Monday, July 28, 2008

New Source of BioFuels


Algenol Facility - Sonoran Desert

Algenol, a private U.S. company, plans to make ethanol from algae. Most biofuel made from algae comes to us in the form of biodiesel. Algae make oil, oil is extracted and refined into biodiesel. Paul Woods, Algenol's chief executive devised a way to coax algae into secreting ethanol.

Ethanol can be extracted from the process without killing the algae.

Algenol has signed a $850 million deal with a Mexican company BioFields to grow algae, one of the planet's first life forms, that has been trained to convert water, sunlight, and the greenhouse gas carbon dioxide into motor fuel.

Algenol plans to make 100 million gallons of ethanol, about the average annual capacity of one traditional US distillery, in Mexico's Sonoran Desert by the end of the 2009. By the end of 2012, it plans to increase that to 1 billion gallons.

In addition to the $850 million BioFields deal, the company has also received about US$70 million in funding from investors.

Algenol also operates the world's largest algae library in Baltimore, Maryland to study the organism that can grow in salt or fresh water, and expanding the technique to locations beyond Mexico. The company is targeting to build algae-to-ethanol farms on coasts in the United States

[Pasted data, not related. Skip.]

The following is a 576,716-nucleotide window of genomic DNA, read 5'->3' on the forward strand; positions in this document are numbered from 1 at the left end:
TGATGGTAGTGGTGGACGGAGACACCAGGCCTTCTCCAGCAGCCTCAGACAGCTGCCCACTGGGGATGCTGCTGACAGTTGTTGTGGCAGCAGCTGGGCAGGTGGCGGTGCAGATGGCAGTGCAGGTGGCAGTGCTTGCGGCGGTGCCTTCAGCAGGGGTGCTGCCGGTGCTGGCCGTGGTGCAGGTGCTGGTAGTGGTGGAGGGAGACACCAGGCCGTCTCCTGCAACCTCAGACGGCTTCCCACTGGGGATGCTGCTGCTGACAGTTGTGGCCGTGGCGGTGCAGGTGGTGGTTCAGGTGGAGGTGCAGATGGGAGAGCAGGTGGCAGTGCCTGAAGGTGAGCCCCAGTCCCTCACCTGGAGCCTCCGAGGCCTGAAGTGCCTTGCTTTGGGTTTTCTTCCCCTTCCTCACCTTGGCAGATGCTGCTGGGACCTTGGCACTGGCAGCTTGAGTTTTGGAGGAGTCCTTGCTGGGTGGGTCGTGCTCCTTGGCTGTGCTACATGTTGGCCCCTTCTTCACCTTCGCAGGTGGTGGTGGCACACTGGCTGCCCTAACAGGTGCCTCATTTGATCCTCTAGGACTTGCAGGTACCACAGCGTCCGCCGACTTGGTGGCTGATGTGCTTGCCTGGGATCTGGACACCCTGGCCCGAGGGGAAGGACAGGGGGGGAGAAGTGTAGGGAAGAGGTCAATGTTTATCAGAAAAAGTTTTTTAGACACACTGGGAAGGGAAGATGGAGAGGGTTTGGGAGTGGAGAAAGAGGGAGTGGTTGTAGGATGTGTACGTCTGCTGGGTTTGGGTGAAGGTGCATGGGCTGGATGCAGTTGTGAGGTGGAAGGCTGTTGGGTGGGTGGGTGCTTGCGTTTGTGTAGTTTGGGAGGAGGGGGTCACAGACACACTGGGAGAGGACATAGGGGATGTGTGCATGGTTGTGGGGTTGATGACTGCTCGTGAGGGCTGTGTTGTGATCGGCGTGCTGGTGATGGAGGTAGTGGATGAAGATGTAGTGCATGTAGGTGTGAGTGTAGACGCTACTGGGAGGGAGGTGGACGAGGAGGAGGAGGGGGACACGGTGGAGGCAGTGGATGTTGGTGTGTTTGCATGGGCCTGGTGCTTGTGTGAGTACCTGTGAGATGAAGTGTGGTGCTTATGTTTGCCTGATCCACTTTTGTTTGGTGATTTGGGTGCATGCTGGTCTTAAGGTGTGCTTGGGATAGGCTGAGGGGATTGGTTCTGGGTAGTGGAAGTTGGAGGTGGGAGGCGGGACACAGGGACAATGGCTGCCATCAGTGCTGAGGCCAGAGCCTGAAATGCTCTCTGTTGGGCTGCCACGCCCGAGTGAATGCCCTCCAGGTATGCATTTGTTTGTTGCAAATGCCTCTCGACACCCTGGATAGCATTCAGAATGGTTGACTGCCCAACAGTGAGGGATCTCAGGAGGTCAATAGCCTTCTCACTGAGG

From Algenol:

Algenol’s DIRECT TO ETHANOL™ technology can produce ethanol at an affordable price.

1. Algenol can sell ethanol at a price that is cheaper than any other fuel all across the United States.

2. Algenol produces ethanol at a rate of over 6,000 gallons per acre per year.

• (Corn produces around 370 gallons per acre per year).

• (Sugarcane produces around 890 gallons per acre per year).

3. Algenol will exceed its target 10,000 gallons per acre per year by the end of 2008

Via: Planet Ark, Algenol

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